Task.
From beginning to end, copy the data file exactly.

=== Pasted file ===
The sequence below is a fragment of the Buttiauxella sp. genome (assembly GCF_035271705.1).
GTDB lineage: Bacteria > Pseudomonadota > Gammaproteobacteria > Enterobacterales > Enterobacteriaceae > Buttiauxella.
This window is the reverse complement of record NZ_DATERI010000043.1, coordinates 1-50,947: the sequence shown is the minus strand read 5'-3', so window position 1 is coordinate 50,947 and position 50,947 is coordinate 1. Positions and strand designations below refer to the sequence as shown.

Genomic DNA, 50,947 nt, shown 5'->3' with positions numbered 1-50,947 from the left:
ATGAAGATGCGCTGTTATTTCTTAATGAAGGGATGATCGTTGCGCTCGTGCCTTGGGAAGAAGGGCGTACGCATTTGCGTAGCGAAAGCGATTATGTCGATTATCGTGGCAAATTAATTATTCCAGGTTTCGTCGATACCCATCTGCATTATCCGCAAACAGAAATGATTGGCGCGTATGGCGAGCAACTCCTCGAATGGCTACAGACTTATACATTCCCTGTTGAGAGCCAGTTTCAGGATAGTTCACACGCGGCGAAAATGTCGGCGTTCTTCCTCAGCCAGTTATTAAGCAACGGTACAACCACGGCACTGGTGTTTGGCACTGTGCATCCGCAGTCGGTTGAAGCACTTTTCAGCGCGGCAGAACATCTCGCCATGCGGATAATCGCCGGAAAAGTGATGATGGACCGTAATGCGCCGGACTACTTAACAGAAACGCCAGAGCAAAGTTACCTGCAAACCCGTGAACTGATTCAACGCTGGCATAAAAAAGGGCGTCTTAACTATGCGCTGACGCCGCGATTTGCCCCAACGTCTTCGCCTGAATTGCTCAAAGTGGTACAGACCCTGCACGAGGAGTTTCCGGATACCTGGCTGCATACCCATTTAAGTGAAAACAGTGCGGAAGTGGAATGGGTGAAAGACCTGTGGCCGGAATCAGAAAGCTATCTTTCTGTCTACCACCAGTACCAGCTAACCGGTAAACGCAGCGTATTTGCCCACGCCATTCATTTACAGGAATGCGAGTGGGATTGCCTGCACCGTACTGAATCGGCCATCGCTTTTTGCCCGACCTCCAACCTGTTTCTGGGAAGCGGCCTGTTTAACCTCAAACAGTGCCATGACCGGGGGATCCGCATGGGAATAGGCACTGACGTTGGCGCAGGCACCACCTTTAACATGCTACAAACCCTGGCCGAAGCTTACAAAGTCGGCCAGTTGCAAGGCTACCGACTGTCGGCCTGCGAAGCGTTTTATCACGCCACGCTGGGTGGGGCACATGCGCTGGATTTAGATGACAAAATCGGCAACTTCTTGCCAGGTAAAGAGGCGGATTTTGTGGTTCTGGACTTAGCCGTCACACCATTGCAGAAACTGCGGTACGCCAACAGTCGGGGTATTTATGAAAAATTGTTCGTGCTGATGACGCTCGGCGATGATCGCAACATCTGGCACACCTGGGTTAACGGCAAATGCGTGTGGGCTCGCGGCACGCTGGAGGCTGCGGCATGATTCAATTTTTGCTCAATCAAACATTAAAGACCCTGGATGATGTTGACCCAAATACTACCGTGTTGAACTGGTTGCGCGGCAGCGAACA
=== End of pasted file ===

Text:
The sequence below is a fragment of the Buttiauxella sp. genome (assembly GCF_035271705.1).
GTDB lineage: Bacteria > Pseudomonadota > Gammaproteobacteria > Enterobacterales > Enterobacteriaceae > Buttiauxella.
This window is the reverse complement of record NZ_DATERI010000043.1, coordinates 1-50,947: the sequence shown is the minus strand read 5'-3', so window position 1 is coordinate 50,947 and position 50,947 is coordinate 1. Positions and strand designations below refer to the sequence as shown.

Genomic DNA, 50,947 nt, shown 5'->3' with positions numbered 1-50,947 from the left:
ATGAAGATGCGCTGTTATTTCTTAATGAAGGGATGATCGTTGCGCTCGTGCCTTGGGAAGAAGGGCGTACGCATTTGCGTAGCGAAAGCGATTATGTCGATTATCGTGGCAAATTAATTATTCCAGGTTTCGTCGATACCCATCTGCATTATCCGCAAACAGAAATGATTGGCGCGTATGGCGAGCAACTCCTCGAATGGCTACAGACTTATACATTCCCTGTTGAGAGCCAGTTTCAGGATAGTTCACACGCGGCGAAAATGTCGGCGTTCTTCCTCAGCCAGTTATTAAGCAACGGTACAACCACGGCACTGGTGTTTGGCACTGTGCATCCGCAGTCGGTTGAAGCACTTTTCAGCGCGGCAGAACATCTCGCCATGCGGATAATCGCCGGAAAAGTGATGATGGACCGTAATGCGCCGGACTACTTAACAGAAACGCCAGAGCAAAGTTACCTGCAAACCCGTGAACTGATTCAACGCTGGCATAAAAAAGGGCGTCTTAACTATGCGCTGACGCCGCGATTTGCCCCAACGTCTTCGCCTGAATTGCTCAAAGTGGTACAGACCCTGCACGAGGAGTTTCCGGATACCTGGCTGCATACCCATTTAAGTGAAAACAGTGCGGAAGTGGAATGGGTGAAAGACCTGTGGCCGGAATCAGAAAGCTATCTTTCTGTCTACCACCAGTACCAGCTAACCGGTAAACGCAGCGTATTTGCCCACGCCATTCATTTACAGGAATGCGAGTGGGATTGCCTGCACCGTACTGAATCGGCCATCGCTTTTTGCCCGACCTCCAACCTGTTTCTGGGAAGCGGCCTGTTTAACCTCAAACAGTGCCATGACCGGGGGATCCGCATGGGAATAGGCACTGACGTTGGCGCAGGCACCACCTTTAACATGCTACAAACCCTGGCCGAAGCTTACAAAGTCGGCCAGTTGCAAGGCTACCGACTGTCGGCCTGCGAAGCGTTTTATCACGCCACGCTGGGTGGGGCACATGCGCTGGATTTAGATGACAAAATCGGCAACTTCTTGCCAGGTAAAGAGGCGGATTTTGTGGTTCTGGACTTAGCCGTCACACCATTGCAGAAACTGCGGTACGCCAACAGTCGGGGTATTTATGAAAAATTGTTCGTGCTGATGACGCTCGGCGATGATCGCAACATCTGGCACACCTGGGTTAACGGCAAATGCGTGTGGGCTCGCGGCACGCTGGAGGCTGCGGCATGATTCAATTTTTGCTCAATCAAACATTAAAGACCCTGGATGATGTTGACCCAAATACTACCGTGTTGAACTGGTTGCGCGGCAGCGAACA